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VII. In respect of Local Legislation- (a) To assent to or withhold his assent from a Bill (giving his reasons for the same), passed by a local legislative Council and assented to by the head of the province.
( After 1919) (b) To reserve a Bill, instead of assenting to or withholding his assent to it, (except when the Bill has been reserved for his consideration), for the signification of His Majesty's pleasure thereon.
D. The Powers of the Governor-General in Council
I. In respect of Indian administration. (a) To superintend, direct and control the civil and military Government of India and to pay due obedience to all such orders as he may receive from the Secretary of State. (b) To be constantly and diligently informed by every Local Government of its proceedings and of all important matters.
(After 1919)-(a) To exercise power of superintendence, direction and control, so far Transferred Subjects are concerned,
only for three specific purposes:- (Compas inck p. 273).
(i) To safeguard the administration of Central Subjects; (ii) To decide questions arising between two provinces in cases where the provinces concerned fail to arrive at an agreement; (iii) To safeguard the due exercise and performance of any powers and duties possessed by, or imposed upon, the Governor-General in Council for the purposes of prescribing the conditions under which the High Commissioner shall act on behalf of a local Government; and for controlling the provincial regulation of the Services, the duties of the Audit Department, or of any rules made by or with the sanction of, the Secretory of State in Council,
II. In respect of property in British India vested in His Majesty.- (a) To sell and dispose of any
real or personal estate in British India vested in His Majesty for the purpose of the Government of India subject to restrictions laid down by the Secretary of State in Council, with the concurrence of the majority of votes. (b) To raise money on such estate by way of mortgage (or otherwise) or to make proper assurances for any of these purposes. (c) To purchase, acquire any property in British India and make any contracts for the purposes of the-Government of India Act, in such a manner as the Governor-General in Council authorises by resolution. (If so executed the contract may be enforced by or against the Secretary of State for the time being.) (d) To make any grant or disposition of any property in British India accruing to His Majesty by forfeiture, escheat or lapse or by devolution bona vacantia, to or in favour of any oné.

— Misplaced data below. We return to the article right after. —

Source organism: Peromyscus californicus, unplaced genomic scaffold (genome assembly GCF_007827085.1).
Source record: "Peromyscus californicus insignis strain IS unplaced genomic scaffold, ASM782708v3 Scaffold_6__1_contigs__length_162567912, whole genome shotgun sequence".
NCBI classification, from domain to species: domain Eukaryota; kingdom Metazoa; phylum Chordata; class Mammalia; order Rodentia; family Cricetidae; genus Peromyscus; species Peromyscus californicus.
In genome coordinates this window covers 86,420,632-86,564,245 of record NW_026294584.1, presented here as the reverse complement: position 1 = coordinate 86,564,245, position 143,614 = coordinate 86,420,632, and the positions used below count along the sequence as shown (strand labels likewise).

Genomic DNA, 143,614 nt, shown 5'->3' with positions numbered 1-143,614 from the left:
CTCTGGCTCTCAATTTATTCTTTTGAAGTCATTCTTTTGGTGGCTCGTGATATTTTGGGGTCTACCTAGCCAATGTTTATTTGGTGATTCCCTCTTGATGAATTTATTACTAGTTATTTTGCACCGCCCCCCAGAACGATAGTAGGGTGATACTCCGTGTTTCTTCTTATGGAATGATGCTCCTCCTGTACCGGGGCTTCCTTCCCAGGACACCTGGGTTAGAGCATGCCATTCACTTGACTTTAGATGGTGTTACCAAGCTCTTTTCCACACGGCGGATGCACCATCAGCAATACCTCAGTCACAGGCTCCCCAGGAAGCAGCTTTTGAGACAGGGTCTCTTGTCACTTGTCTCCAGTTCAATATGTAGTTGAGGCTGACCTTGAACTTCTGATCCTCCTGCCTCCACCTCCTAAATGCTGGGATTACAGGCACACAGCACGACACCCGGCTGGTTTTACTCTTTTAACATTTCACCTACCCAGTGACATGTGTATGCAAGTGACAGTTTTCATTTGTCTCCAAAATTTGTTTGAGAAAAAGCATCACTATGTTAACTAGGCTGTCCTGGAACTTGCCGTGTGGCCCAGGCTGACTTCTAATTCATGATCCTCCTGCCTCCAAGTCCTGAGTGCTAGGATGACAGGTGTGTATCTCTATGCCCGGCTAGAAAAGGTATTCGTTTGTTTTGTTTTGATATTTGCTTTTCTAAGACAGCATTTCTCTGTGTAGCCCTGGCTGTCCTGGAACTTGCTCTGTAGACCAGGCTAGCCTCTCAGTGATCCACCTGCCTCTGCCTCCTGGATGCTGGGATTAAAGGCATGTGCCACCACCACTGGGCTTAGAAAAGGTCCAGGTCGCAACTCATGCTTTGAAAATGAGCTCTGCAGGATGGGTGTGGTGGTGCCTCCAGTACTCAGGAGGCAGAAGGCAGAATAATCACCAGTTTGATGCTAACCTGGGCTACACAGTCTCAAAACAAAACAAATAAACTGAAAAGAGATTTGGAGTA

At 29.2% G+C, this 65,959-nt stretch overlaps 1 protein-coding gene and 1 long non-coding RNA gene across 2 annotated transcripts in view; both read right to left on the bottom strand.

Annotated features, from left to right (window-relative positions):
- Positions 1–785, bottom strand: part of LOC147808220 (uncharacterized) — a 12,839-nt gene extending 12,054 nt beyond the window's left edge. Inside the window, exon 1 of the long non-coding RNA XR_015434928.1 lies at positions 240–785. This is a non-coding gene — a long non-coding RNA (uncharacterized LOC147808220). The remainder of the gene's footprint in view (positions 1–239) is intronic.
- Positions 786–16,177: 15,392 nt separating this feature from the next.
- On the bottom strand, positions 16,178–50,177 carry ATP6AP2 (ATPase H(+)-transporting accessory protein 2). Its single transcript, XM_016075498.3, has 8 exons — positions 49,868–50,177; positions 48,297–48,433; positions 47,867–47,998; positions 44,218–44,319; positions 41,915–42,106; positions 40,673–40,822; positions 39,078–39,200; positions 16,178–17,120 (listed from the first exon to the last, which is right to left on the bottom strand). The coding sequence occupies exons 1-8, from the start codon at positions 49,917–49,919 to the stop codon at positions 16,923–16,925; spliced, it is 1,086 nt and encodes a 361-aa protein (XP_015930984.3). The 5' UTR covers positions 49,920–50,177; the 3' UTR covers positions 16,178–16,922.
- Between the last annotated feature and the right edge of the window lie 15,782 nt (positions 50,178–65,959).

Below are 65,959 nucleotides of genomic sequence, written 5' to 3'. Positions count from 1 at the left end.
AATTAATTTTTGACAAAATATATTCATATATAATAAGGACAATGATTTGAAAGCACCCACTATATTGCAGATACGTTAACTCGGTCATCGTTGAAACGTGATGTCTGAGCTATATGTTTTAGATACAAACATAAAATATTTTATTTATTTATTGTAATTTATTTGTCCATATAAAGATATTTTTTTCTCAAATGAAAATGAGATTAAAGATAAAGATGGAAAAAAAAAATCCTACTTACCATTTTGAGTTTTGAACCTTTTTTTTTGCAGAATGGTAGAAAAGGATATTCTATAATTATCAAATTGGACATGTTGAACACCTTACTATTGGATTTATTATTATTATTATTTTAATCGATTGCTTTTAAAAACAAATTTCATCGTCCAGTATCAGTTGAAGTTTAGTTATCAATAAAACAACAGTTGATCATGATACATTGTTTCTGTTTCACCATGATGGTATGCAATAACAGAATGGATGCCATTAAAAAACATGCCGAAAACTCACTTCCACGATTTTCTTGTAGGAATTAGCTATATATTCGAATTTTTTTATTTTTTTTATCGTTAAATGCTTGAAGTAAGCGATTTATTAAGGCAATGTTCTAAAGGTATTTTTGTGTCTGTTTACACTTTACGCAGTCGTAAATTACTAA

III. In respect of creating new provinces, etc., (a) To create a new province under Lieutenant Governor, with the sanction of His Majesty previously signified through the Secretary of State in Council. (b) To create a Council in any province under a Lieutenant Governor, with the approval of the Secretary of State in Council, and to make provision for determining the number, (not exceeding four) and qualifications of the members, etc. [Note- The draft of this notification is to be laid before each House of Parliament which can present an address to His Majesty against it or any part of it; in that case no further proceedings shall be taken thereon. ] (c) To take any part of British India under its immediate authority and management with the approval of the Secretary of State and give all the necessary orders and directions respecting the administration there of. (d) To declare and alter the boundaries of provinces. [NoteAn entire district may not be transferred from one province to another without the previous sanction of His Majesty] (e) To constitute local legislatures in Lieutenant Governor's and Chief Commissioner's provinces.
Aftet 1919 (f) To constitute a new Governor's Province or place parts of a Governor's Province under the administration of a Deputy Governor, after obtaining an expresion of opinion from the local Government and the local legislature affected, and with the sanction of His Majesty's previously signified by the Secretary of State in Council. (f) To apply with such modifications as appear necessary or desirable, all or any of the provisions of the Government of India Act relating to Governor's Provinces or provinces under the Lieutenrat Governor or Chief Commissioner, to any such new province or part of a province.